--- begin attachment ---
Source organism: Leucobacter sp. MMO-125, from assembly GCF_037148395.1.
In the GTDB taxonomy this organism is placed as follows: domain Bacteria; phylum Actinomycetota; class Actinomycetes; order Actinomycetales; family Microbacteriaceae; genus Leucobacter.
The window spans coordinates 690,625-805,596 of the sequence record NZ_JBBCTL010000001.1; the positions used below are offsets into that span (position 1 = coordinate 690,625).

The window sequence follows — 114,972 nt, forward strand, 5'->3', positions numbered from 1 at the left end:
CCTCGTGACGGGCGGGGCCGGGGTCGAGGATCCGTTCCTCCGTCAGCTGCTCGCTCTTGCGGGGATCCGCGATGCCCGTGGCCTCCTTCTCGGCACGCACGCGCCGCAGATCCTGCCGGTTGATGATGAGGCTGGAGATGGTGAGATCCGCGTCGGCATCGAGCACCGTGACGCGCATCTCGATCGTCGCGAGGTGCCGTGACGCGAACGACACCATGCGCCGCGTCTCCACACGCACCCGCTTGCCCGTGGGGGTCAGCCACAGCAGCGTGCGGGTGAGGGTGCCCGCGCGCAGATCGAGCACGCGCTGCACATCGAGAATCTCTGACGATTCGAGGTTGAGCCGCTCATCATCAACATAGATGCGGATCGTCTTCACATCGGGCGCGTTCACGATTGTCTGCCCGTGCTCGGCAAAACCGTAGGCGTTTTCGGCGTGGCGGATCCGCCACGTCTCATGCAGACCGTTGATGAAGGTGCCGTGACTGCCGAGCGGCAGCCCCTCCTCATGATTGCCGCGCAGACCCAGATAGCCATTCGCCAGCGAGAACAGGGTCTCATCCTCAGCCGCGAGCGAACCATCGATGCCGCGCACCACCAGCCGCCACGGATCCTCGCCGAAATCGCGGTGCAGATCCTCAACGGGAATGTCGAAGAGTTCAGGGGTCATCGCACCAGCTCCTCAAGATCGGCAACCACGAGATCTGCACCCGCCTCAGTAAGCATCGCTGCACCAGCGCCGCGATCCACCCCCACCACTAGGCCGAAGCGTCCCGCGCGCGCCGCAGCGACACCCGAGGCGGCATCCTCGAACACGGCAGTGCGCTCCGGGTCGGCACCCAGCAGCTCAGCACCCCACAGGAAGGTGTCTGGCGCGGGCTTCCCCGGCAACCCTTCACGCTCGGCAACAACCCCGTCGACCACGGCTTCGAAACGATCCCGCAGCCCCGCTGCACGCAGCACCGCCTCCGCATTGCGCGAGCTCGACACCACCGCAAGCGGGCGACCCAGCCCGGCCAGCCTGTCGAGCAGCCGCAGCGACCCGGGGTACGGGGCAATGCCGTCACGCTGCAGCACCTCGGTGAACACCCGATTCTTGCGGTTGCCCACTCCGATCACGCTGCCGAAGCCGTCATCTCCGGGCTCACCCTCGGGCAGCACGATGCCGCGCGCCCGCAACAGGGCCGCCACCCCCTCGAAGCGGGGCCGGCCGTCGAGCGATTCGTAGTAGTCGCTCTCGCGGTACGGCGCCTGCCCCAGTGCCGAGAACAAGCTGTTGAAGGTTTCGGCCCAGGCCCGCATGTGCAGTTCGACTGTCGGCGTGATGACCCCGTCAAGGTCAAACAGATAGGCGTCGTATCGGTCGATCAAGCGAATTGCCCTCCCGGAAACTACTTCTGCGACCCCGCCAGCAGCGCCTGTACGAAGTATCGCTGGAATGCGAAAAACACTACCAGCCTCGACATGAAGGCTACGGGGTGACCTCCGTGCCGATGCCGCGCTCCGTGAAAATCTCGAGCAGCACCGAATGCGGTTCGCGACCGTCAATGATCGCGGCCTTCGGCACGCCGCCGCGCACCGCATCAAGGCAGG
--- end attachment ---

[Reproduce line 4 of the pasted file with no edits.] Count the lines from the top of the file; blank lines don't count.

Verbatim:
The window sequence follows — 114,972 nt, forward strand, 5'->3', positions numbered from 1 at the left end: